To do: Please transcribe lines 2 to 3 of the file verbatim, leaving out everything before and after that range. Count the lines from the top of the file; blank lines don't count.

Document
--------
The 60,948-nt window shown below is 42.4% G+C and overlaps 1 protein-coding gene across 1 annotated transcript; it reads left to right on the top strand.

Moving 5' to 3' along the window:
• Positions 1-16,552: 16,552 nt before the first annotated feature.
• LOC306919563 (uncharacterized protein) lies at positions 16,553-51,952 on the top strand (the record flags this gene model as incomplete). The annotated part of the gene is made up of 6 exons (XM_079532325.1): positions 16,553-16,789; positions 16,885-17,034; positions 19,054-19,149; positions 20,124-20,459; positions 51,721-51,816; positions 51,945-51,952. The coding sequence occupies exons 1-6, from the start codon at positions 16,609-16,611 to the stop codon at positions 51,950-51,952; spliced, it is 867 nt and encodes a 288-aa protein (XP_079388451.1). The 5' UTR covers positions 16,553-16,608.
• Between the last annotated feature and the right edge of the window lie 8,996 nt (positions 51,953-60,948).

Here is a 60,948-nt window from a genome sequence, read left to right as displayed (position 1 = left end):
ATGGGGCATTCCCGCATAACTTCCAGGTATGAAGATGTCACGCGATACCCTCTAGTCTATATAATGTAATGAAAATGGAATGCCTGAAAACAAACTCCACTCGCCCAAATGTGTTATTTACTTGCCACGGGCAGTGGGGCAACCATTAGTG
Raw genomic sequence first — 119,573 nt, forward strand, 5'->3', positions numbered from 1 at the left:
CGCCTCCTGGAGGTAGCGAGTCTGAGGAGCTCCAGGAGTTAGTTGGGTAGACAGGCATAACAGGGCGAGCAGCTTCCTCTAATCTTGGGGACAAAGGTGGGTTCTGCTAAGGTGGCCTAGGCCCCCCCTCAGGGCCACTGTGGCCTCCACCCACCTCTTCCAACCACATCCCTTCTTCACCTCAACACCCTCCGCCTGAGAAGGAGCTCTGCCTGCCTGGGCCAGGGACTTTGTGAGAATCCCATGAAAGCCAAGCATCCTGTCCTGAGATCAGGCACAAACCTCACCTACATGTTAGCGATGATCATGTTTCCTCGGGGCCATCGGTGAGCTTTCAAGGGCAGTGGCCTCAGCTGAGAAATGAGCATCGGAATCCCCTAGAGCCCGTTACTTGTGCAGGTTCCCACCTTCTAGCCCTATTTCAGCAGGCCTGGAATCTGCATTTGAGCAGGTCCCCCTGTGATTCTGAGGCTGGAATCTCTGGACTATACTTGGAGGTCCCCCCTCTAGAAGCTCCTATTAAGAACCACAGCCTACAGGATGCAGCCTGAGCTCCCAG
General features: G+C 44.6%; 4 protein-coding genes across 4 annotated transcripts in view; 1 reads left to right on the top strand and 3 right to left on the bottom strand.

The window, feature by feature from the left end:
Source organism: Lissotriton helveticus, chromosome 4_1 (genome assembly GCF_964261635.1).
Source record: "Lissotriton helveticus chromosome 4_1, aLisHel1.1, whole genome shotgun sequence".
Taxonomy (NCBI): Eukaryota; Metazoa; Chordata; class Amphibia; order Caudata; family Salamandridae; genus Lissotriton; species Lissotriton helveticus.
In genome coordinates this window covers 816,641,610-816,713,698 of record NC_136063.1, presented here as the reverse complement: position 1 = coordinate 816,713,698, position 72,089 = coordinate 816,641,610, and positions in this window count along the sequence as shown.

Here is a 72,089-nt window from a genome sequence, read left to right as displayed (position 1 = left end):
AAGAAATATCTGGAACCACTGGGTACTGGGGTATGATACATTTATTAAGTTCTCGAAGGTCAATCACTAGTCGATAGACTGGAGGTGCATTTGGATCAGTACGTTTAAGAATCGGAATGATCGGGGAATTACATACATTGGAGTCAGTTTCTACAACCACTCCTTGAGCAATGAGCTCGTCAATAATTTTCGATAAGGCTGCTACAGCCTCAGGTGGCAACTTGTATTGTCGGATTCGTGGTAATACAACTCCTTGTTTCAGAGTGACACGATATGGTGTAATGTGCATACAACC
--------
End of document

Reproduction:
Moving 5' to 3' along the window:
• Positions 1-16,552: 16,552 nt before the first annotated feature.